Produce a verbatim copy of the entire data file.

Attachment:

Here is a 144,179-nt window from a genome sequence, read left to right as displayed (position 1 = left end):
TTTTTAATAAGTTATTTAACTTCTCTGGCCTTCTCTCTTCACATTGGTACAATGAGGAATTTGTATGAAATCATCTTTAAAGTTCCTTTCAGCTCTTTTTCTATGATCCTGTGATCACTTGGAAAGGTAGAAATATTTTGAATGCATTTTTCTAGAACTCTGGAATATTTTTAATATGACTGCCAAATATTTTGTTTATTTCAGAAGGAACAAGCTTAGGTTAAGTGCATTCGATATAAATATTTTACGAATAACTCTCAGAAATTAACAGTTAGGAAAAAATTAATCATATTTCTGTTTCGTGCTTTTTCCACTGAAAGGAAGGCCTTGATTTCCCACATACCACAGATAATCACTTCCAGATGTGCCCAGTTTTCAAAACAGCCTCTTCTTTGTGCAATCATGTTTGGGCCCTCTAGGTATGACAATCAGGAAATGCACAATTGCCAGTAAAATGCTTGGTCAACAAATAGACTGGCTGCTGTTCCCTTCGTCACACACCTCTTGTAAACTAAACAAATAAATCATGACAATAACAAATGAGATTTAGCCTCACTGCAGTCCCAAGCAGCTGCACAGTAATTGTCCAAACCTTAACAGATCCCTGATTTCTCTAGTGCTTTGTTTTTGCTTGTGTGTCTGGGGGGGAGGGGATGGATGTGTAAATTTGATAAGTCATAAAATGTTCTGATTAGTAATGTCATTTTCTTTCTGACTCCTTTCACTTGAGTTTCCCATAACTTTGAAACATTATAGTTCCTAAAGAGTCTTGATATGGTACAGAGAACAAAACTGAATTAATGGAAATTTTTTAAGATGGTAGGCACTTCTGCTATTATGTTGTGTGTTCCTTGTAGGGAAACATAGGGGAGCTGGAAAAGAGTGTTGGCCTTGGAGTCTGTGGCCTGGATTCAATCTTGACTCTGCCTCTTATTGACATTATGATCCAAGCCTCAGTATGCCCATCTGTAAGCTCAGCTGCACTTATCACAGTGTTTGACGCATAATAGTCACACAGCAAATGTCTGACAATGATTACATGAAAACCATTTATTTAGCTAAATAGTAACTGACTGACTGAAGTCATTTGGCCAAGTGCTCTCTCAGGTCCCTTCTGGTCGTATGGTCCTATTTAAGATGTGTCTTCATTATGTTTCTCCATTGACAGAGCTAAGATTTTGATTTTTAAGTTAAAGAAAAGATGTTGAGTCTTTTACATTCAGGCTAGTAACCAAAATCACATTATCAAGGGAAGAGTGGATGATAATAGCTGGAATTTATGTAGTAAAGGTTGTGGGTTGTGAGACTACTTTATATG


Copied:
Here is a 144,179-nt window from a genome sequence, read left to right as displayed (position 1 = left end):
TTTTTAATAAGTTATTTAACTTCTCTGGCCTTCTCTCTTCACATTGGTACAATGAGGAATTTGTATGAAATCATCTTTAAAGTTCCTTTCAGCTCTTTTTCTATGATCCTGTGATCACTTGGAAAGGTAGAAATATTTTGAATGCATTTTTCTAGAACTCTGGAATATTTTTAATATGACTGCCAAATATTTTGTTTATTTCAGAAGGAACAAGCTTAGGTTAAGTGCATTCGATATAAATATTTTACGAATAACTCTCAGAAATTAACAGTTAGGAAAAAATTAATCATATTTCTGTTTCGTGCTTTTTCCACTGAAAGGAAGGCCTTGATTTCCCACATACCACAGATAATCACTTCCAGATGTGCCCAGTTTTCAAAACAGCCTCTTCTTTGTGCAATCATGTTTGGGCCCTCTAGGTATGACAATCAGGAAATGCACAATTGCCAGTAAAATGCTTGGTCAACAAATAGACTGGCTGCTGTTCCCTTCGTCACACACCTCTTGTAAACTAAACAAATAAATCATGACAATAACAAATGAGATTTAGCCTCACTGCAGTCCCAAGCAGCTGCACAGTAATTGTCCAAACCTTAACAGATCCCTGATTTCTCTAGTGCTTTGTTTTTGCTTGTGTGTCTGGGGGGGAGGGGATGGATGTGTAAATTTGATAAGTCATAAAATGTTCTGATTAGTAATGTCATTTTCTTTCTGACTCCTTTCACTTGAGTTTCCCATAACTTTGAAACATTATAGTTCCTAAAGAGTCTTGATATGGTACAGAGAACAAAACTGAATTAATGGAAATTTTTTAAGATGGTAGGCACTTCTGCTATTATGTTGTGTGTTCCTTGTAGGGAAACATAGGGGAGCTGGAAAAGAGTGTTGGCCTTGGAGTCTGTGGCCTGGATTCAATCTTGACTCTGCCTCTTATTGACATTATGATCCAAGCCTCAGTATGCCCATCTGTAAGCTCAGCTGCACTTATCACAGTGTTTGACGCATAATAGTCACACAGCAAATGTCTGACAATGATTACATGAAAACCATTTATTTAGCTAAATAGTAACTGACTGACTGAAGTCATTTGGCCAAGTGCTCTCTCAGGTCCCTTCTGGTCGTATGGTCCTATTTAAGATGTGTCTTCATTATGTTTCTCCATTGACAGAGCTAAGATTTTGATTTTTAAGTTAAAGAAAAGATGTTGAGTCTTTTACATTCAGGCTAGTAACCAAAATCACATTATCAAGGGAAGAGTGGATGATAATAGCTGGAATTTATGTAGTAAAGGTTGTGGGTTGTGAGACTACTTTATATG